Complex networks of parasites and pollinators : moving towards a healthy balance. / Brown, Mark J F.

In: Philosophical Transactions of the Royal Society B: Biological Sciences, Vol. 377, No. 1853, 20210161, 20.06.2022.

Research output: Contribution to journalArticlepeer-review

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Complex networks of parasites and pollinators : moving towards a healthy balance. / Brown, Mark J F.

In: Philosophical Transactions of the Royal Society B: Biological Sciences, Vol. 377, No. 1853, 20210161, 20.06.2022.

Research output: Contribution to journalArticlepeer-review

Harvard

Brown, MJF 2022, 'Complex networks of parasites and pollinators: moving towards a healthy balance', Philosophical Transactions of the Royal Society B: Biological Sciences, vol. 377, no. 1853, 20210161.

APA

Brown, M. J. F. (2022). Complex networks of parasites and pollinators: moving towards a healthy balance. Philosophical Transactions of the Royal Society B: Biological Sciences, 377(1853), [20210161].

Vancouver

Brown MJF. Complex networks of parasites and pollinators: moving towards a healthy balance. Philosophical Transactions of the Royal Society B: Biological Sciences. 2022 Jun 20;377(1853). 20210161.

Author

Brown, Mark J F. / Complex networks of parasites and pollinators : moving towards a healthy balance. In: Philosophical Transactions of the Royal Society B: Biological Sciences. 2022 ; Vol. 377, No. 1853.

BibTeX

@article{afadb6d63fe746a19ba2e0005e02f027,
title = "Complex networks of parasites and pollinators: moving towards a healthy balance",
abstract = "Parasites are viewed as a major threat to wild pollinator health. While this may be true for epidemics driven by parasite spillover from managed or invasive species, the picture is more complex for endemic parasites. Wild pollinator species host and share a species-rich, generalist parasite commu- nity. In contrast to the negative health impacts that these parasites impose on individual hosts, at a community level they may act to reduce compe- tition from common and abundant pollinator species. By providing rare species with space in which to exist, this will act to support and maintain a diverse and thus healthier pollinator community. At this level, and per- haps paraxodically, parasites may be good for pollinators. This stands in clear contrast to the obvious negative impacts of epidemic and spillover parasites on wild pollinator communities. Research into floral resources that control parasites could be best employed to help design landscapes that provide pollinators with the opportunity to moderate their parasite community, rather than attempting to eliminate specific parasites from wild pollinator communities.",
author = "Brown, {Mark J F}",
year = "2022",
month = jun,
day = "20",
language = "English",
volume = "377",
journal = "Philosophical Transactions of the Royal Society of London B: Biological Sciences",
issn = "0962-8436",
publisher = "Royal Society of London",
number = "1853",

}

RIS

TY - JOUR

T1 - Complex networks of parasites and pollinators

T2 - moving towards a healthy balance

AU - Brown, Mark J F

PY - 2022/6/20

Y1 - 2022/6/20

N2 - Parasites are viewed as a major threat to wild pollinator health. While this may be true for epidemics driven by parasite spillover from managed or invasive species, the picture is more complex for endemic parasites. Wild pollinator species host and share a species-rich, generalist parasite commu- nity. In contrast to the negative health impacts that these parasites impose on individual hosts, at a community level they may act to reduce compe- tition from common and abundant pollinator species. By providing rare species with space in which to exist, this will act to support and maintain a diverse and thus healthier pollinator community. At this level, and per- haps paraxodically, parasites may be good for pollinators. This stands in clear contrast to the obvious negative impacts of epidemic and spillover parasites on wild pollinator communities. Research into floral resources that control parasites could be best employed to help design landscapes that provide pollinators with the opportunity to moderate their parasite community, rather than attempting to eliminate specific parasites from wild pollinator communities.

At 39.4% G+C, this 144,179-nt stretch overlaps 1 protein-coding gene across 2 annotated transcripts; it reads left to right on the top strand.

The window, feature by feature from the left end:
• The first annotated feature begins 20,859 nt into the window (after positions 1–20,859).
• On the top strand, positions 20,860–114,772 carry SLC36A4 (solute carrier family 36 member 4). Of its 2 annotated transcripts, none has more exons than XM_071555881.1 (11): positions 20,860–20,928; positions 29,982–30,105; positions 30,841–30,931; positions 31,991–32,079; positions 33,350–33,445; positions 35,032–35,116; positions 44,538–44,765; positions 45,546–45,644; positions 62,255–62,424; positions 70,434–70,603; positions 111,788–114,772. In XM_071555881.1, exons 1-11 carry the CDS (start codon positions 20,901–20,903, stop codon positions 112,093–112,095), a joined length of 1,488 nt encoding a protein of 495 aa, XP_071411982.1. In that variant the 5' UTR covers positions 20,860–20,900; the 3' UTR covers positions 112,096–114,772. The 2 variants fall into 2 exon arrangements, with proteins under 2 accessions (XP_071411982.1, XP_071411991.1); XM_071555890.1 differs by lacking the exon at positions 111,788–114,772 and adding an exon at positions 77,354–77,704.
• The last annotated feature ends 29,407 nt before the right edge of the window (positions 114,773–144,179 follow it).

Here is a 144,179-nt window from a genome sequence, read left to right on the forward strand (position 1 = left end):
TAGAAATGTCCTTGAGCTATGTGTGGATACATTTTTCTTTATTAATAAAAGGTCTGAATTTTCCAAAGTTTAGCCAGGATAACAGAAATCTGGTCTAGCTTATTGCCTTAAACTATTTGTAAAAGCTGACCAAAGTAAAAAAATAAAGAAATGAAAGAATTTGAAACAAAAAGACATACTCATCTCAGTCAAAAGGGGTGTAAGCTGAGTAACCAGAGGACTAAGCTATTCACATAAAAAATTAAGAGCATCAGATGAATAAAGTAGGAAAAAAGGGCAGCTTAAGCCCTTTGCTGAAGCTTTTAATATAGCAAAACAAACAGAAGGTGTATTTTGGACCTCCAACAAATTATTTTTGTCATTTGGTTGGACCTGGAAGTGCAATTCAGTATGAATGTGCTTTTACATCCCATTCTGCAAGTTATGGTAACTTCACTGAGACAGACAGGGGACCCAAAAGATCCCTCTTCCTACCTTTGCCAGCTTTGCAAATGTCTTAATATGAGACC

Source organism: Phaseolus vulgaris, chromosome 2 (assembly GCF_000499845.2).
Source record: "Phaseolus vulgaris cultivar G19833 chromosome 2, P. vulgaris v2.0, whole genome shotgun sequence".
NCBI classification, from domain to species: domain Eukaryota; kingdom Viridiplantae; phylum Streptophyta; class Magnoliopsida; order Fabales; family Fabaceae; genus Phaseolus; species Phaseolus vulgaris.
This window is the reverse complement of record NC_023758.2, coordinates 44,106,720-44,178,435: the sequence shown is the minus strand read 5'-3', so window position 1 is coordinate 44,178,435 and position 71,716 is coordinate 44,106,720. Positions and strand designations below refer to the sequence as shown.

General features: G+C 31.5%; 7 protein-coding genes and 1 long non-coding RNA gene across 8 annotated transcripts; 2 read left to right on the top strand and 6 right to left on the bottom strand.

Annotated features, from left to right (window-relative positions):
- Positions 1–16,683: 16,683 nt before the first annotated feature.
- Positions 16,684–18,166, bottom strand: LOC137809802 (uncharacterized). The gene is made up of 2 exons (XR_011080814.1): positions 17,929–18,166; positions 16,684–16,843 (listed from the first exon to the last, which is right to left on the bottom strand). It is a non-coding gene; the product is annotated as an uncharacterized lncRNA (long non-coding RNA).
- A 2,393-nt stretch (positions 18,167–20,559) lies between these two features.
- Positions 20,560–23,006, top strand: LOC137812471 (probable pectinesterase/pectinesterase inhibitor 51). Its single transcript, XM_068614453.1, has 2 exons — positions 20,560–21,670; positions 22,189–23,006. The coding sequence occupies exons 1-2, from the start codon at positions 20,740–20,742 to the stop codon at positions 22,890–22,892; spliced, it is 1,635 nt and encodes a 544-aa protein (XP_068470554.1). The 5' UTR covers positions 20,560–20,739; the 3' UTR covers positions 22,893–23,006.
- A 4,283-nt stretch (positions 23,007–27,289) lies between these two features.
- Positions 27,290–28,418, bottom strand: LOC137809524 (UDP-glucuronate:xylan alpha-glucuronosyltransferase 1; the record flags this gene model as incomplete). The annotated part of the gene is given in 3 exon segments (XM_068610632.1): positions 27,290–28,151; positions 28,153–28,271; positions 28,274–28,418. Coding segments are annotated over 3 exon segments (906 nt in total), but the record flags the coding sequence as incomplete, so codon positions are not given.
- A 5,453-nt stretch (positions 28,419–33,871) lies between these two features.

AB - Parasites are viewed as a major threat to wild pollinator health. While this may be true for epidemics driven by parasite spillover from managed or invasive species, the picture is more complex for endemic parasites. Wild pollinator species host and share a species-rich, generalist parasite commu- nity. In contrast to the negative health impacts that these parasites impose on individual hosts, at a community level they may act to reduce compe- tition from common and abundant pollinator species. By providing rare species with space in which to exist, this will act to support and maintain a diverse and thus healthier pollinator community. At this level, and per- haps paraxodically, parasites may be good for pollinators. This stands in clear contrast to the obvious negative impacts of epidemic and spillover parasites on wild pollinator communities. Research into floral resources that control parasites could be best employed to help design landscapes that provide pollinators with the opportunity to moderate their parasite community, rather than attempting to eliminate specific parasites from wild pollinator communities.

M3 - Article

VL - 377

JO - Philosophical Transactions of the Royal Society of London B: Biological Sciences

JF - Philosophical Transactions of the Royal Society of London B: Biological Sciences

SN - 0962-8436

IS - 1853

M1 - 20210161

ER -